Thursday, May 05, 2005

How About A Drugmaker for Merck?

In many of my writings and postings I've called for leadership of clinical IT by people who understand both medicine and computing. The same requirement for domain expertise holds true for all areas of healthcare.

It seems Forbes understands the concept of leaders actually knowing what they're leading. In my mind, 1,000 generic people following the finest of process will aways be outperformed by one person who actually knows what they're doing (i.e., has expertise in their domain).

How About A Drugmaker for Merck?
David A. Andelman, 05.05.05, 1:45 PM ET

It's all about the buzz. A flashy resume and some star quality seem to be the most sought-after line on executive résumés these days when it comes to choosing a new leader for a company in trouble. The latest example is Richard Clark, onetime head of Merck pharmacy spinoff Medco. While he has a long tenure at the parent company, most of it was in marketing and manufacturing. He left new drug creation to others. Just like longtime Merck CEO Raymond Gilmartin, an electrical engineer by training, Clark will be leaning heavily on Merck's chief of research, Peter Kim, for the next generation of drugs that may help to put the Vioxx catastrophe behind the drugmaker.

Indeed, investors seemed underwhelmed by the choice. Merck shares were off a dime at midday Thursday. Whatever happened to the old corporate model--in which the guy who ran the company at least understood the ingredients of what it was making? Steve Jobs and his partner Steve Wozniak are legendary for cobbling together their first Apple in a Silicon Valley garage, not far from the garage where David Packard and William Hewlett had already launched Hewlett-Packard.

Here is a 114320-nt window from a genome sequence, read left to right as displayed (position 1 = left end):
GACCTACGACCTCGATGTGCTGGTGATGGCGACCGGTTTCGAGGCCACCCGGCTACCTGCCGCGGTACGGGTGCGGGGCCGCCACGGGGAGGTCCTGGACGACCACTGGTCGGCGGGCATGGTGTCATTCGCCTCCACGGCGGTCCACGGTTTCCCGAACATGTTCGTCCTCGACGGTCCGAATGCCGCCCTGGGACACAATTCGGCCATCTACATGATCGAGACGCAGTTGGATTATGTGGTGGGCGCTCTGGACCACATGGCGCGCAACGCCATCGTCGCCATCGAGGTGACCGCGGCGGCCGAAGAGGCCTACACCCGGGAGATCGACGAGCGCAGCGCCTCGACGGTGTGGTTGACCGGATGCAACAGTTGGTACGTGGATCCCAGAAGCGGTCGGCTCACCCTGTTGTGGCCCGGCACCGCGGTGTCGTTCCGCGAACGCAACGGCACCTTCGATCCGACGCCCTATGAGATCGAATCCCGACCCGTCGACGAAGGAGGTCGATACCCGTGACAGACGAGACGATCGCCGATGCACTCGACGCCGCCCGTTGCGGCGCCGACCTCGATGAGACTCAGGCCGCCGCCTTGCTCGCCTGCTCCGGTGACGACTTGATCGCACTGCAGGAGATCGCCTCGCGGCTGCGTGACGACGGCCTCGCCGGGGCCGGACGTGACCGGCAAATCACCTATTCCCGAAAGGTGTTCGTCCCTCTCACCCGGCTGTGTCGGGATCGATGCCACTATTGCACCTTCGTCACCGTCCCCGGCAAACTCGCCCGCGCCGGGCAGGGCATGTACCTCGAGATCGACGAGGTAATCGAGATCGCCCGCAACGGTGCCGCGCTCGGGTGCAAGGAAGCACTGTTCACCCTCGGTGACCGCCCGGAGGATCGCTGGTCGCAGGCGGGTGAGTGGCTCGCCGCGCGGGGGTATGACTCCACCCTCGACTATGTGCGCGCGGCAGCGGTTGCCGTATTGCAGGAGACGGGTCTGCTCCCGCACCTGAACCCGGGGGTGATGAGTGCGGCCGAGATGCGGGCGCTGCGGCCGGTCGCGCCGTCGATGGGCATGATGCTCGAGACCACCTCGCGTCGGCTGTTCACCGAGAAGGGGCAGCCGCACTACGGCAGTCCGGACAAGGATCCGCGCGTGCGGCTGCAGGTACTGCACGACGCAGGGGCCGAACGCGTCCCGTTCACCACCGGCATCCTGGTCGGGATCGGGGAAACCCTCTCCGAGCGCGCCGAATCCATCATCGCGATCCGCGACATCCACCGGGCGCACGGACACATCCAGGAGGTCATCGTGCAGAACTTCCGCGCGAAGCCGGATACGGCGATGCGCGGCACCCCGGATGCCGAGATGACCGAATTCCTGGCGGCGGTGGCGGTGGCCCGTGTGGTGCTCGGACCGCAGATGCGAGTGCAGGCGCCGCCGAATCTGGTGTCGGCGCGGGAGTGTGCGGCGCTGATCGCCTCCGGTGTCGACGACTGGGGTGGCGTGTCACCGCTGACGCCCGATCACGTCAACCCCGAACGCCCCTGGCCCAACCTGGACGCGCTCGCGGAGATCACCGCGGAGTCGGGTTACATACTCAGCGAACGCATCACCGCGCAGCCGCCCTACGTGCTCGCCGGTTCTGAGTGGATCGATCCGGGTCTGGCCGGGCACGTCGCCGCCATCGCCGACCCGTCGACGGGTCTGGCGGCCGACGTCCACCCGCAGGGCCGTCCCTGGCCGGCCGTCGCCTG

Bill Gates got his start writing software code in his dorm room at Harvard before he decided he'd be better off doing that for a living rather than going for a diploma. Jobs managed, by sheer genius and force of personality, or perhaps by transmogrification into a marketer, to avoid having someone hijack his company. Packard and Hewlett weren't quite so lucky. Their idea had to suffer through the hubris of a marketing guru named Carly Fiorina--and we all know what happened to her.

(Other examples cited)

... The moral of this story? It's the medium, not the message. Matching the man or woman with the mission is the essence of success in the corporate suite. In the final analysis, the prescription Merck [and other pharmas] really needs just may be someone who knows how to create drugs.

I agree.

Then again, another industry observer writes:

Noting that Mr. Clark does not have a medical or research background, Dr. Moskowitz [David Moskowitz, an analyst with Friedman, Billings, Ramsey & Co.] added, “In the past, Merck’s pride came from its research labs; however, the choice for CEO may indicate a different focus.”
This would likely mean acquisitions (or being acquired) rather than home-grown research. If this is true, it is a shame considering the historical reputation of the company as world-class research innovator. However, the recent closure of one of the two major internal science research libraries would fit with Moskowitz' analysis. (On the topic of leadership expertise, not long before the 2003 layoffs I had to explain to a computer executive with significant control over research support resources, including the libraries, why the discovery of the thiazide diuretics in the 1950's was so important.)

-- SS

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